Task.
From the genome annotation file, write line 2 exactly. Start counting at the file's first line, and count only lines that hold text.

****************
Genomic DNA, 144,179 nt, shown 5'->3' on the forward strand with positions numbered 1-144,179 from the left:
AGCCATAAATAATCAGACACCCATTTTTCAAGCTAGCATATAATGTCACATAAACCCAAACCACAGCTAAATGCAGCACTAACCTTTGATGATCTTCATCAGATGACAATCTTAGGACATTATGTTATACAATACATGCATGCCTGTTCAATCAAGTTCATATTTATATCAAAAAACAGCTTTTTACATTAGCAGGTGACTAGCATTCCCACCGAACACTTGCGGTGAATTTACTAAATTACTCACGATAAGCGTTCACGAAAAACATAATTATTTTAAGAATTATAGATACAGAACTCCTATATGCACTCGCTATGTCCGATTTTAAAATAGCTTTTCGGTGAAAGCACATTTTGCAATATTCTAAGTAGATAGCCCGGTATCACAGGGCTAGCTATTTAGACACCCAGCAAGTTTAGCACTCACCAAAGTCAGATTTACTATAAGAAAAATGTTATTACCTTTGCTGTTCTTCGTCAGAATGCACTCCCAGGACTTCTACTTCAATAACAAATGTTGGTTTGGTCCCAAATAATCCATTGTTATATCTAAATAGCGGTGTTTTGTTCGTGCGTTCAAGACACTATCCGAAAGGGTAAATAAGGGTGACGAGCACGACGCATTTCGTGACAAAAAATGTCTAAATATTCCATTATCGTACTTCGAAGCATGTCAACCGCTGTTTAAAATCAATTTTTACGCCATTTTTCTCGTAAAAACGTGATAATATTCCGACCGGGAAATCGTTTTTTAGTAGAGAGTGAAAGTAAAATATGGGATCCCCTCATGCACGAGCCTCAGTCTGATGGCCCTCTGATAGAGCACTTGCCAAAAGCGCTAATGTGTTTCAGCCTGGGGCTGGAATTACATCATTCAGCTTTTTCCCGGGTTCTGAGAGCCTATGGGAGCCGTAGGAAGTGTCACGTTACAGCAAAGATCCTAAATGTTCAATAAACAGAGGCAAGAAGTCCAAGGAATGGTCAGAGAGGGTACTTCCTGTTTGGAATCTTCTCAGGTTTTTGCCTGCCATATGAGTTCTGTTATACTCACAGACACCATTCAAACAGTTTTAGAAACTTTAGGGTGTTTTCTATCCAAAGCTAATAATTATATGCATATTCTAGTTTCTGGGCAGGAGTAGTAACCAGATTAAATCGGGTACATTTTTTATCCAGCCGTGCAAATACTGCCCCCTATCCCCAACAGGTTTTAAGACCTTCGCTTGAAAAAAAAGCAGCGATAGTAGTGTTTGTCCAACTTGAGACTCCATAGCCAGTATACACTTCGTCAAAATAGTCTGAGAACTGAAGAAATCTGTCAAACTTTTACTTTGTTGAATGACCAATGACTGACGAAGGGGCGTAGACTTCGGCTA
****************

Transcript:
AGCCATAAATAATCAGACACCCATTTTTCAAGCTAGCATATAATGTCACATAAACCCAAACCACAGCTAAATGCAGCACTAACCTTTGATGATCTTCATCAGATGACAATCTTAGGACATTATGTTATACAATACATGCATGCCTGTTCAATCAAGTTCATATTTATATCAAAAAACAGCTTTTTACATTAGCAGGTGACTAGCATTCCCACCGAACACTTGCGGTGAATTTACTAAATTACTCACGATAAGCGTTCACGAAAAACATAATTATTTTAAGAATTATAGATACAGAACTCCTATATGCACTCGCTATGTCCGATTTTAAAATAGCTTTTCGGTGAAAGCACATTTTGCAATATTCTAAGTAGATAGCCCGGTATCACAGGGCTAGCTATTTAGACACCCAGCAAGTTTAGCACTCACCAAAGTCAGATTTACTATAAGAAAAATGTTATTACCTTTGCTGTTCTTCGTCAGAATGCACTCCCAGGACTTCTACTTCAATAACAAATGTTGGTTTGGTCCCAAATAATCCATTGTTATATCTAAATAGCGGTGTTTTGTTCGTGCGTTCAAGACACTATCCGAAAGGGTAAATAAGGGTGACGAGCACGACGCATTTCGTGACAAAAAATGTCTAAATATTCCATTATCGTACTTCGAAGCATGTCAACCGCTGTTTAAAATCAATTTTTACGCCATTTTTCTCGTAAAAACGTGATAATATTCCGACCGGGAAATCGTTTTTTAGTAGAGAGTGAAAGTAAAATATGGGATCCCCTCATGCACGAGCCTCAGTCTGATGGCCCTCTGATAGAGCACTTGCCAAAAGCGCTAATGTGTTTCAGCCTGGGGCTGGAATTACATCATTCAGCTTTTTCCCGGGTTCTGAGAGCCTATGGGAGCCGTAGGAAGTGTCACGTTACAGCAAAGATCCTAAATGTTCAATAAACAGAGGCAAGAAGTCCAAGGAATGGTCAGAGAGGGTACTTCCTGTTTGGAATCTTCTCAGGTTTTTGCCTGCCATATGAGTTCTGTTATACTCACAGACACCATTCAAACAGTTTTAGAAACTTTAGGGTGTTTTCTATCCAAAGCTAATAATTATATGCATATTCTAGTTTCTGGGCAGGAGTAGTAACCAGATTAAATCGGGTACATTTTTTATCCAGCCGTGCAAATACTGCCCCCTATCCCCAACAGGTTTTAAGACCTTCGCTTGAAAAAAAAGCAGCGATAGTAGTGTTTGTCCAACTTGAGACTCCATAGCCAGTATACACTTCGTCAAAATAGTCTGAGAACTGAAGAAATCTGTCAAACTTTTACTTTGTTGAATGACCAATGACTGACGAAGGGGCGTAGACTTCGGCTA